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The TSA’s Security Lines Are So Bad, It’ll Pay You to Fix Them

The Transportation Security Administration turns to crowdsourcing to get travelers through security faster

As much of a disorganized hassle as the Transportation Security Administration appears to be to the casual traveler, it’s actually fairly savvy on social media. With its brilliant Instagram feed—a stream of the innumerate guns, knives and illegal substances that don’t make it through airport security—the government’s transit authority proves it knows to use the Internet to its advantage on a daily basis.

Now the TSA is taking its online engagement one step further to address the main area most public observers agree needs improvement—customer service. The administration quietly launched a crowdsourcing competition last week to better organize its airport security lines, promising $15,000 to the innovator who can remodel its preflight chaos.

The campaign, billed as the “Next Generation Checkpoint Queue Design Model,” calls for smart people to do the TSA’s dirty work. The administration is on the hunt for science- and math-based models that better move travelers through security—through its “expedited screening” line for low-risk passengers in particular. “Current queue layouts at TSA Pre✓ airports will need to adapt to support the increasing population of TSA Pre✓ passengers,” reads the campaign, taking place on the crowdsourcing platform Innocentive.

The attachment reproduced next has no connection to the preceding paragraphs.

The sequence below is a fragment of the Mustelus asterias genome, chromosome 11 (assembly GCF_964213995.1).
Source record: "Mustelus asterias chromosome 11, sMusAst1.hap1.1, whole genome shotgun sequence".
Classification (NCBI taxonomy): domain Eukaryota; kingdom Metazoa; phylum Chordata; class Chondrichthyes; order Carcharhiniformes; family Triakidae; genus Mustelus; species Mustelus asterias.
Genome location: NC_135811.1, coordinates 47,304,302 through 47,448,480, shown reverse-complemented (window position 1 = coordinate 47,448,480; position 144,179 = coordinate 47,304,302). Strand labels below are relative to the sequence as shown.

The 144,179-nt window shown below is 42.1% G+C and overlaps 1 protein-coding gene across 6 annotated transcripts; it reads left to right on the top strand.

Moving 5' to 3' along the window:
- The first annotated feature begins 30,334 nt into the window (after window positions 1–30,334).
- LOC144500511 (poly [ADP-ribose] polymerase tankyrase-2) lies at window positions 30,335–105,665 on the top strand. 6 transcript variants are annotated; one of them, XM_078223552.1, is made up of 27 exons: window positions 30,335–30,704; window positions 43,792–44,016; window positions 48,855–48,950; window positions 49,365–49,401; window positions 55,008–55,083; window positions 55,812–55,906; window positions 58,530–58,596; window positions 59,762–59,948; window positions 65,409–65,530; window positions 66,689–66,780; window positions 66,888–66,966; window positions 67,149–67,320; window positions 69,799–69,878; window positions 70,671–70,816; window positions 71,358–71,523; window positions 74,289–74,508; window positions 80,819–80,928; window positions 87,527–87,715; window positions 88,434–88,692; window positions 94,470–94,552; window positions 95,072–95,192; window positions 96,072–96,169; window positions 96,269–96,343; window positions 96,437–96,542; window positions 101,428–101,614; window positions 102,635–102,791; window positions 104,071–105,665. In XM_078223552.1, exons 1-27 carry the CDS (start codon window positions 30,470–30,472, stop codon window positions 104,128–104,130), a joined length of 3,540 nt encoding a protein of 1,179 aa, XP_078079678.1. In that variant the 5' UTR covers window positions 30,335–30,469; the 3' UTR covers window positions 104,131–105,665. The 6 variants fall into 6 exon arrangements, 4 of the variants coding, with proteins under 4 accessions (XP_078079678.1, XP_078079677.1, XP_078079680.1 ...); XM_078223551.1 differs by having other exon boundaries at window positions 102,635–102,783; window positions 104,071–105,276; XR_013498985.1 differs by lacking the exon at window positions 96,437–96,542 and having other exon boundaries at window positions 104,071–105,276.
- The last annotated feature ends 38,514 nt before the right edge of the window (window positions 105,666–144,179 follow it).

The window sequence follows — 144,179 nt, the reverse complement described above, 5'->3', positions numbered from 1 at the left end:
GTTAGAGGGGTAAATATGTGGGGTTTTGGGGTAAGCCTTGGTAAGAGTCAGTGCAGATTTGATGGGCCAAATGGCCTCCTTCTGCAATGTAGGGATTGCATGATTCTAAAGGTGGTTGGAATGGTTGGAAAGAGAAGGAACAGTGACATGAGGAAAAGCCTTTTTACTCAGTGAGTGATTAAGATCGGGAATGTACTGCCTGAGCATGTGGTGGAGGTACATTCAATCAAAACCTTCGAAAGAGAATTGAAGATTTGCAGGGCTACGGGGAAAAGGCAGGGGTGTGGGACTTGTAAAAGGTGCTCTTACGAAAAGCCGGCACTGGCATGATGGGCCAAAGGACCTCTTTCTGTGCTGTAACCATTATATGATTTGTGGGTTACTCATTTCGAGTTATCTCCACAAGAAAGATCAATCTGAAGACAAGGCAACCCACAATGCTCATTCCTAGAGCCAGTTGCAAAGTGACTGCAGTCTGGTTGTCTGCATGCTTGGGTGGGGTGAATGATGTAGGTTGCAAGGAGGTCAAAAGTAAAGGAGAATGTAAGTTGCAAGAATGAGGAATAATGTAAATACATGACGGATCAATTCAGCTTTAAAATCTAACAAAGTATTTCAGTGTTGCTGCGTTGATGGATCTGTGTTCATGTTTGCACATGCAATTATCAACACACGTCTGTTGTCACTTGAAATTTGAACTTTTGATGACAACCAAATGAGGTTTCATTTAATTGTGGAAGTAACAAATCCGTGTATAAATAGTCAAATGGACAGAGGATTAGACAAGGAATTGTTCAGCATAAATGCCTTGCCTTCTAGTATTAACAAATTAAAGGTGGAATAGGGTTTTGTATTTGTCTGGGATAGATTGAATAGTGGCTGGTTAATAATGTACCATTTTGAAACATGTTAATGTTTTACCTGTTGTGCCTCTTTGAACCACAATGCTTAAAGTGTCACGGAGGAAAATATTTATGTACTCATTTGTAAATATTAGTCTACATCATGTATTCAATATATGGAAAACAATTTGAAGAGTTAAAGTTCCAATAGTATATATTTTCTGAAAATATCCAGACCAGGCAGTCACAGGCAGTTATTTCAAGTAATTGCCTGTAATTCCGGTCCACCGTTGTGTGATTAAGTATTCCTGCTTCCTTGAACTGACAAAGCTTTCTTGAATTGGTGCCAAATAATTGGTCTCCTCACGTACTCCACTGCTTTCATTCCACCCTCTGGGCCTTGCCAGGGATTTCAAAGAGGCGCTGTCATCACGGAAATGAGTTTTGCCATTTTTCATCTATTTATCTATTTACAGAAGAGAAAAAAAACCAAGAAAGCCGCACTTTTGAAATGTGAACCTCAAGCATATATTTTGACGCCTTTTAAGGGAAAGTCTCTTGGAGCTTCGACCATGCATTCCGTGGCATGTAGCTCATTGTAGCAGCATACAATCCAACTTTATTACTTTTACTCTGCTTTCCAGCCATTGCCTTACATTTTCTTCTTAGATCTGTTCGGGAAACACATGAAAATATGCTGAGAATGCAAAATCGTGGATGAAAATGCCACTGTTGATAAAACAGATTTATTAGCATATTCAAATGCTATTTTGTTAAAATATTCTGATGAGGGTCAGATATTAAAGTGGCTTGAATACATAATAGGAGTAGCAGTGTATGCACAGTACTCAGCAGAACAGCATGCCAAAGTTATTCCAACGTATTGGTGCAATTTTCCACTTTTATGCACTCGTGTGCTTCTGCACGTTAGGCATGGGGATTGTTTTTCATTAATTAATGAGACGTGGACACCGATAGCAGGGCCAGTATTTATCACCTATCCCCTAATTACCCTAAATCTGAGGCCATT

As FastCompany notes, this TSA program is swelling in size. Some 400,000 candidates have filled out an online application and joined since December, allowing them to pass through security with their shoes on and laptops packed. The “Next Generation” campaign seeks a model that will ensure a wait time of five minutes or less for these fliers and 10 minutes or less for standard travelers—lofty goals, if laudable.

Unlike NASA’s crowdsourcing of the latest in spacesuit design, the TSA promises no “guaranteed award.” Such incitements tend to draw a large general audience, and most Americans probably aren’t qualified to employ advanced math and data modeling to transform the airport experiences of some 1.8 million daily fliers. Sorry, guys. As of last Friday, only 70 problem solvers had signed on for the challenge.

But don’t let the TSA’s high ambitions stop you. If you’re looking to supplement your salary and feeling savvy, head to Innocentive before Aug. 15, when the campaign officially closes. We believe in you.


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